Monday, June 29, 2009

1952 Plymouth Cranbrook

"You have the right to ask: 'What do these Plymouth features do for me?' When you look for features in a new car, be sure to find out what these features will do for you. For the total value of a car is the sum of the benefits provided by its features. Your Plymouth dealer will be glad to give you the complete Plymouth value story."

We wrote about the so-called "Plodges", Plymouth cars made in Canada to be sold as Dodges or De Sotos for foreign markets. This Plymouth from Cienfuegos, instead, wears a Dodge frontend, but with full 1952 Plymouth adornment. Back then, Chrysler produced quite a few shuffled versions of their cars in small numbers for export markets, and even set up its own car assembly plant in Havana in 1954. We guess this Plymouth is either one of these cross-breeds, or a very well-done repair job.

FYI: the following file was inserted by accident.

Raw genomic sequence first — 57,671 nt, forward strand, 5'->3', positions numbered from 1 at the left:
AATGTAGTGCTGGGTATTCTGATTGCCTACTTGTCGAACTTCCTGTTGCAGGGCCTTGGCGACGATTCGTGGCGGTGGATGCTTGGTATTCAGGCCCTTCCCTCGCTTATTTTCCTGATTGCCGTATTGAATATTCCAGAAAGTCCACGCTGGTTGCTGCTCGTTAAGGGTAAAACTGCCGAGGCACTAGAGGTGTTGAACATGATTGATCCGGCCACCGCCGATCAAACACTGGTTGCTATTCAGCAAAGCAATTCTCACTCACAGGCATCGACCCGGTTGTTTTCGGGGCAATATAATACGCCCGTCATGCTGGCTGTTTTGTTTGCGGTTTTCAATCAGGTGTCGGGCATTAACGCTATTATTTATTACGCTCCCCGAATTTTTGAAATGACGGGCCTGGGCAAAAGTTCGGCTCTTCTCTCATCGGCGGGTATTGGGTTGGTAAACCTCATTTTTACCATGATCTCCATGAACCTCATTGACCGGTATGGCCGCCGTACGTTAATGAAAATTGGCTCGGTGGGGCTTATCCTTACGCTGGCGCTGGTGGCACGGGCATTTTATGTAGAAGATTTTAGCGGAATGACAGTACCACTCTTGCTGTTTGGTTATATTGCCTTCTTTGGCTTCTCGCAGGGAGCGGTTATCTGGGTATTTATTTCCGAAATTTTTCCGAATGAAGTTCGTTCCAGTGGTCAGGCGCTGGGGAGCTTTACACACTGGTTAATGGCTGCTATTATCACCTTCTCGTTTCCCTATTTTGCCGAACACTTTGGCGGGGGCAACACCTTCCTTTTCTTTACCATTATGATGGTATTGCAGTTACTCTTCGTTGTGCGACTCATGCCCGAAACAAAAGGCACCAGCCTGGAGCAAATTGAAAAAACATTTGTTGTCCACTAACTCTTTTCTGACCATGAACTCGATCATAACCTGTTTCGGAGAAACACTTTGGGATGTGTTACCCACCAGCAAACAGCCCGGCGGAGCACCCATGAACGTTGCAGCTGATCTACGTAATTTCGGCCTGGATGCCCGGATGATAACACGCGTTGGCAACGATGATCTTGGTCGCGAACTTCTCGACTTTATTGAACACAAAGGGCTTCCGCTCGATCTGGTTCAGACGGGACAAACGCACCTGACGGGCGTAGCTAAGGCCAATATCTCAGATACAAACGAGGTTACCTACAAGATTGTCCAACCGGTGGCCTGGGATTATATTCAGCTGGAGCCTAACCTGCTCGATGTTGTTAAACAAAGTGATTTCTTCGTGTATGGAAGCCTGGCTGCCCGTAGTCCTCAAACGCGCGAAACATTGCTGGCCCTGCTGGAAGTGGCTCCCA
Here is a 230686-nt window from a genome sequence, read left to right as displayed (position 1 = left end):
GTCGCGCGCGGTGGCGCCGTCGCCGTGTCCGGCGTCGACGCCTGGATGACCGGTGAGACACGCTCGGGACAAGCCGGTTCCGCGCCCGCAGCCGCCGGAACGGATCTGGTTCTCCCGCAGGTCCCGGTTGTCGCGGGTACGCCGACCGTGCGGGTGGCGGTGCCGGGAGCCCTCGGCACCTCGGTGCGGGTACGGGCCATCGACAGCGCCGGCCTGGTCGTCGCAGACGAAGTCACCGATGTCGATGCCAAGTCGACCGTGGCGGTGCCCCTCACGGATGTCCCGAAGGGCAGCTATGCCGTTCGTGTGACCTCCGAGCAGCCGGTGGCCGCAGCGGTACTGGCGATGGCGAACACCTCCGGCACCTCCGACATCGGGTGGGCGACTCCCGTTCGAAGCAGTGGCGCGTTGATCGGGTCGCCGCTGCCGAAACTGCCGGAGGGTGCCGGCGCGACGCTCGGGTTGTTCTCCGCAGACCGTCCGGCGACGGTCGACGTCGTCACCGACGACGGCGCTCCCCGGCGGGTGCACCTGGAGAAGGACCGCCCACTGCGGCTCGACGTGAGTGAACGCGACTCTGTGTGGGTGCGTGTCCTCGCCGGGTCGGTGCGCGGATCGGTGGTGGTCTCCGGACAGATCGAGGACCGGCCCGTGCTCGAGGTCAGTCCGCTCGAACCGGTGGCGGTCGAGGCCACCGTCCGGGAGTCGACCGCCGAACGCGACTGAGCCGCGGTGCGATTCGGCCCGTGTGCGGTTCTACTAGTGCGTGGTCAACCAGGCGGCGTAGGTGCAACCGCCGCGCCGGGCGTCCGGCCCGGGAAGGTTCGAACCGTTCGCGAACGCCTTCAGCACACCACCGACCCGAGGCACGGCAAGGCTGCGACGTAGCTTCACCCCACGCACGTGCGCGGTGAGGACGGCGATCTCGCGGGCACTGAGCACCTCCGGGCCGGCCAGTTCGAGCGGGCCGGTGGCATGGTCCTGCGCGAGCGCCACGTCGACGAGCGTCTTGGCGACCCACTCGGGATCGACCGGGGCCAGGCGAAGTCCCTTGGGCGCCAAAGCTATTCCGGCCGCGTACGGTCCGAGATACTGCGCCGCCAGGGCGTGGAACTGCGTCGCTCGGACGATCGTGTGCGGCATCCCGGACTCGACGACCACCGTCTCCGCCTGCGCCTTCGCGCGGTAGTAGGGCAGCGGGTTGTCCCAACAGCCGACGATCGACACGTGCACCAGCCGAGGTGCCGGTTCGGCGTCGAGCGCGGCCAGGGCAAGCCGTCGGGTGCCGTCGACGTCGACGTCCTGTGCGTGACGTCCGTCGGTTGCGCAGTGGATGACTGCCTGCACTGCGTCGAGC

Established in 1928 as the price-leader in Chrysler's brand-universe, Plymouth somehow always was the unloved daughter. Sold through Dodge, Chrysler and De Soto dealers equally, it was welcome to help raise sales in difficult years, namely the great depression in the 30s, but pushed aside as soon as the pricier cars sold well again. Despite this handicap, Plymouth managed to be America's number three from 1931 through 1954.

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